7 Andrew Fuller, first secretary of the Baptist Missionary Society, died in 1815, aged 61. A converted wrestler, who became minister at Soham and Kettering, he contended with the hyper-Calvinism which had had a deadening effect on Baptist churches, and promoted a world-wide evangelism.
25 John R. Mott was born in New York in 1865. He became the moving spirit of the YMCA and the Student Volunteer Movement for Foreign Missions, and this led him to promote Christian ecumenism. He was co-president of the World Council of Churches in 1948.
8 E. Margaret Clarkson, hymnwriter, was born in 1915 in Saskatchewan, Canada. A primary-school teacher, she wrote prolifically, despite suffering from arthritis and migraine. The hymnbook Praise! includes 13 of her hymns.
25 Hudson Taylor prayed in 1865 ‘in great spiritual agony’ on Brighton beach for ‘24 willing, skilful labourers’ – two for each of the unreached provinces of China. The first missionaries of the China Inland Mission sailed the next year, and by 1895 they numbered 641.
6 John Hus, Czech reformer and national hero, was burned at the Council of Constance in 1415, after a farcical trial and despite a safe-conduct promised by the Emperor. The leading Czech academic at the University of Prague, Hus agreed with the teaching of John Wycliffe, and was a forerunner of Martin Luther.
1 Nahum Tate was buried in Southwark in 1715, aged 63, having died in a London refuge for debtors. A playwright and Poet Laureate, he wrote While shepherds watched their ﬂocks by night and Through all the chang- ing scenes of life.
28 Ernest F. Kevan, founding principal of London Bible College (now London School of Theology), died in south London in 1965, aged 62. A scholar with a pastor’s heart, he was an important figure in the resurgence of thinking Christianity in the post-war years, and enthused a generation of students.
4 Albert Schweitzer died at Lambaréné, aged 90, in 1965. With doctorates in theology, music and medicine, he devoted his life to a hospital in Congo. Regarded by many as a modern St Francis, he nevertheless held some heretical views, as seen in The Quest of the Historical Jesus (1906).
13 William Farel, one of the great preachers of the Reformation and pastor of Neuchâtel, Switzerland, died in 1565. He evangelised Geneva, and when that city accepted the Reformation in 1535, he persuaded John Calvin to settle there.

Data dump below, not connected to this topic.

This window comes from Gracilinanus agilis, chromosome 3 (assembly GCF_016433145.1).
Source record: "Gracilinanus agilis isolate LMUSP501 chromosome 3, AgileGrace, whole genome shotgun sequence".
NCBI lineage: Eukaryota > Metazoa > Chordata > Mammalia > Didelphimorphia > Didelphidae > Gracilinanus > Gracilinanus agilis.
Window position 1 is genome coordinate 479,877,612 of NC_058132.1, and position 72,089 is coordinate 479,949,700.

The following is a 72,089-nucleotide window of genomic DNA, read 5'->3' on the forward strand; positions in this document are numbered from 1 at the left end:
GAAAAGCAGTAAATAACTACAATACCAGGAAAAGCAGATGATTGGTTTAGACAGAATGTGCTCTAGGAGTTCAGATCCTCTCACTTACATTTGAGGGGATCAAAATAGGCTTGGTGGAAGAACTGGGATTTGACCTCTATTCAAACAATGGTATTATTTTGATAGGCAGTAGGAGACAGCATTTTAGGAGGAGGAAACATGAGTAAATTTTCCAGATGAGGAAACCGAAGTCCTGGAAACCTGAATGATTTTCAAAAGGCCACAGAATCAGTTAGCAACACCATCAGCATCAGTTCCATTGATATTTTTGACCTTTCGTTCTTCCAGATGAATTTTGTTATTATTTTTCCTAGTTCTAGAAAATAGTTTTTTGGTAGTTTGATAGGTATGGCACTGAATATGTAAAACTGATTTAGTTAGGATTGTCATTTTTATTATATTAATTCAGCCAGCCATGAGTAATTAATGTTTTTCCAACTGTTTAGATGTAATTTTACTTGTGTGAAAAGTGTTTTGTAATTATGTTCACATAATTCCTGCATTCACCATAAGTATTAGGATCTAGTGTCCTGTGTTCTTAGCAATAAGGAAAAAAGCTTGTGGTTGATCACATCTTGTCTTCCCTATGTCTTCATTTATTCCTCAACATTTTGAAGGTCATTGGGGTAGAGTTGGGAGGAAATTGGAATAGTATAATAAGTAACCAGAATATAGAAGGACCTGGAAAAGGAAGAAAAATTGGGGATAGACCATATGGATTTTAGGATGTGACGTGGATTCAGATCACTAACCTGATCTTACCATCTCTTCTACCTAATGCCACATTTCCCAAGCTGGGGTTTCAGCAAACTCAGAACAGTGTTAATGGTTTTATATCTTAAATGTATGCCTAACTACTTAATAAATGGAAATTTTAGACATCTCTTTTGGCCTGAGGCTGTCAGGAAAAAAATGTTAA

The Five-Mile Act, banning non-conformist ministers from coming within five miles of any place where they had previously ministered, was passed by parliament (meeting at Oxford because of the Great Plague in London) in 1665. This aimed at depriving the Puritans ejected from their livings in 1662 from getting any support from their former parishioners, and caused much suffering.
8 Katharine von Bora took vows as a nun at Nimbschen, Saxony, in 1515, aged 16. In 1523 she and 11 other nuns memorably escaped from the nunnery in a covered wagon among fish barrels, and fled to Wittenberg. She married Martin Luther two years later, and together they set a pattern for Protestant domestic life.
12 Richard Baxter was born in 1615. He is remembered for a notable ministry of 19 years in Kidderminster, which he described in his book The Reformed Pastor. He declared that he preached ‘as never sure to preach again, and as a dying man to dying men’.
21 Columbanus, an Irish scholar-monk and missionary from Bangor, Northern Ireland, in the Celtic Christian tradition, died in 615, at Bobbio Abbey, Italy, one of the monasteries he had founded.
6 Slavery was abolished throughout the USA in 1865, when the 13th Amendment to the Constitution was ratified. All slaves became officially free from that date, though it took decades for this to become a reality.
25 Evangeline Booth, the seventh child of William and Catherine Booth, was born in 1865 in South Hackney. She led the Salvation Army in the USA for 30 years and in 1934 became general of the world-wide movement. She was noted for her physical courage in dangerous situations and for her skill at trouble-shooting.